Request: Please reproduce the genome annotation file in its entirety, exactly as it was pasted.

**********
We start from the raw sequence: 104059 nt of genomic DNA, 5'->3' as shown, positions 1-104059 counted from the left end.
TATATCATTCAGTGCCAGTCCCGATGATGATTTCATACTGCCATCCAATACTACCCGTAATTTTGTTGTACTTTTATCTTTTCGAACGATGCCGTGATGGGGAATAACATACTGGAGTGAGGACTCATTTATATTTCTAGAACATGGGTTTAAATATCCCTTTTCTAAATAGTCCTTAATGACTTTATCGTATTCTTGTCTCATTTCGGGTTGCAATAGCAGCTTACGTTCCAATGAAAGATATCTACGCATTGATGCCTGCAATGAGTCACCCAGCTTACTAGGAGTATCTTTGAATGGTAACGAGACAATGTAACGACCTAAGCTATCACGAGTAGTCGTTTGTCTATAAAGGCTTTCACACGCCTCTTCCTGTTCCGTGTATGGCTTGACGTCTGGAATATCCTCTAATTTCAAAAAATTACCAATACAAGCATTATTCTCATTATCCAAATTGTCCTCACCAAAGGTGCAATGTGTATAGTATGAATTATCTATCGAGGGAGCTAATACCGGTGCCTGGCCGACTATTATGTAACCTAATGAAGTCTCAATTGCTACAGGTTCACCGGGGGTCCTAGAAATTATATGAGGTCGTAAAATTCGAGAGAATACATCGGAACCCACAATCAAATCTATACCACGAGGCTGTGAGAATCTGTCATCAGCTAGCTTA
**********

We start from the raw sequence: 104059 nt of genomic DNA, 5'->3' as shown, positions 1-104059 counted from the left end.
TATATCATTCAGTGCCAGTCCCGATGATGATTTCATACTGCCATCCAATACTACCCGTAATTTTGTTGTACTTTTATCTTTTCGAACGATGCCGTGATGGGGAATAACATACTGGAGTGAGGACTCATTTATATTTCTAGAACATGGGTTTAAATATCCCTTTTCTAAATAGTCCTTAATGACTTTATCGTATTCTTGTCTCATTTCGGGTTGCAATAGCAGCTTACGTTCCAATGAAAGATATCTACGCATTGATGCCTGCAATGAGTCACCCAGCTTACTAGGAGTATCTTTGAATGGTAACGAGACAATGTAACGACCTAAGCTATCACGAGTAGTCGTTTGTCTATAAAGGCTTTCACACGCCTCTTCCTGTTCCGTGTATGGCTTGACGTCTGGAATATCCTCTAATTTCAAAAAATTACCAATACAAGCATTATTCTCATTATCCAAATTGTCCTCACCAAAGGTGCAATGTGTATAGTATGAATTATCTATCGAGGGAGCTAATACCGGTGCCTGGCCGACTATTATGTAACCTAATGAAGTCTCAATTGCTACAGGTTCACCGGGGGTCCTAGAAATTATATGAGGTCGTAAAATTCGAGAGAATACATCGGAACCCACAATCAAATCTATACCACGAGGCTGTGAGAATCTGTCATCAGCTAGCTTA